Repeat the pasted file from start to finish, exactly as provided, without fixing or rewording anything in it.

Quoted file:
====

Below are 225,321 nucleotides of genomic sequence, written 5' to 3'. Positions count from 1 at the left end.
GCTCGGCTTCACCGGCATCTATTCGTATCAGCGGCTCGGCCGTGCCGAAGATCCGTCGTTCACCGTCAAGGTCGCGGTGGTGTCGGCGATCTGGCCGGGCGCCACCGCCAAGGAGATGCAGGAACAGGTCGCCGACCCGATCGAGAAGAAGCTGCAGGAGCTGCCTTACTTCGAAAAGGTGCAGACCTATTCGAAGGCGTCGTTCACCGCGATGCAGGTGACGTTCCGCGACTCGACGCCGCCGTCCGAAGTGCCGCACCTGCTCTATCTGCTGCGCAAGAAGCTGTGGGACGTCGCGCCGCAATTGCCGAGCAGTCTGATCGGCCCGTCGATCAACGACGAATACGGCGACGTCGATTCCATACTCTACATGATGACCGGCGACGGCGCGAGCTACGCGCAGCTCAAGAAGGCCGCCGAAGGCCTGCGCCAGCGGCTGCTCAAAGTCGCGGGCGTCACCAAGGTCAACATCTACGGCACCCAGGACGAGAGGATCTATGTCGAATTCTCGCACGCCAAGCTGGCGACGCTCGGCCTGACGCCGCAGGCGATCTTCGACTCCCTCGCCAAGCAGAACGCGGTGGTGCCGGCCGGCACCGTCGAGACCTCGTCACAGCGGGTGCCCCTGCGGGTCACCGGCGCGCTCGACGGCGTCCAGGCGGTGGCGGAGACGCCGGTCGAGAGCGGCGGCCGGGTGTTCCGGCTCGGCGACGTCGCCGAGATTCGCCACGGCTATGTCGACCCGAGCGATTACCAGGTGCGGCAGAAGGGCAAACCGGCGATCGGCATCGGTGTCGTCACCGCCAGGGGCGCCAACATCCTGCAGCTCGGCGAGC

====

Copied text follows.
Below are 225,321 nucleotides of genomic sequence, written 5' to 3'. Positions count from 1 at the left end.
GCTCGGCTTCACCGGCATCTATTCGTATCAGCGGCTCGGCCGTGCCGAAGATCCGTCGTTCACCGTCAAGGTCGCGGTGGTGTCGGCGATCTGGCCGGGCGCCACCGCCAAGGAGATGCAGGAACAGGTCGCCGACCCGATCGAGAAGAAGCTGCAGGAGCTGCCTTACTTCGAAAAGGTGCAGACCTATTCGAAGGCGTCGTTCACCGCGATGCAGGTGACGTTCCGCGACTCGACGCCGCCGTCCGAAGTGCCGCACCTGCTCTATCTGCTGCGCAAGAAGCTGTGGGACGTCGCGCCGCAATTGCCGAGCAGTCTGATCGGCCCGTCGATCAACGACGAATACGGCGACGTCGATTCCATACTCTACATGATGACCGGCGACGGCGCGAGCTACGCGCAGCTCAAGAAGGCCGCCGAAGGCCTGCGCCAGCGGCTGCTCAAAGTCGCGGGCGTCACCAAGGTCAACATCTACGGCACCCAGGACGAGAGGATCTATGTCGAATTCTCGCACGCCAAGCTGGCGACGCTCGGCCTGACGCCGCAGGCGATCTTCGACTCCCTCGCCAAGCAGAACGCGGTGGTGCCGGCCGGCACCGTCGAGACCTCGTCACAGCGGGTGCCCCTGCGGGTCACCGGCGCGCTCGACGGCGTCCAGGCGGTGGCGGAGACGCCGGTCGAGAGCGGCGGCCGGGTGTTCCGGCTCGGCGACGTCGCCGAGATTCGCCACGGCTATGTCGACCCGAGCGATTACCAGGTGCGGCAGAAGGGCAAACCGGCGATCGGCATCGGTGTCGTCACCGCCAGGGGCGCCAACATCCTGCAGCTCGGCGAGC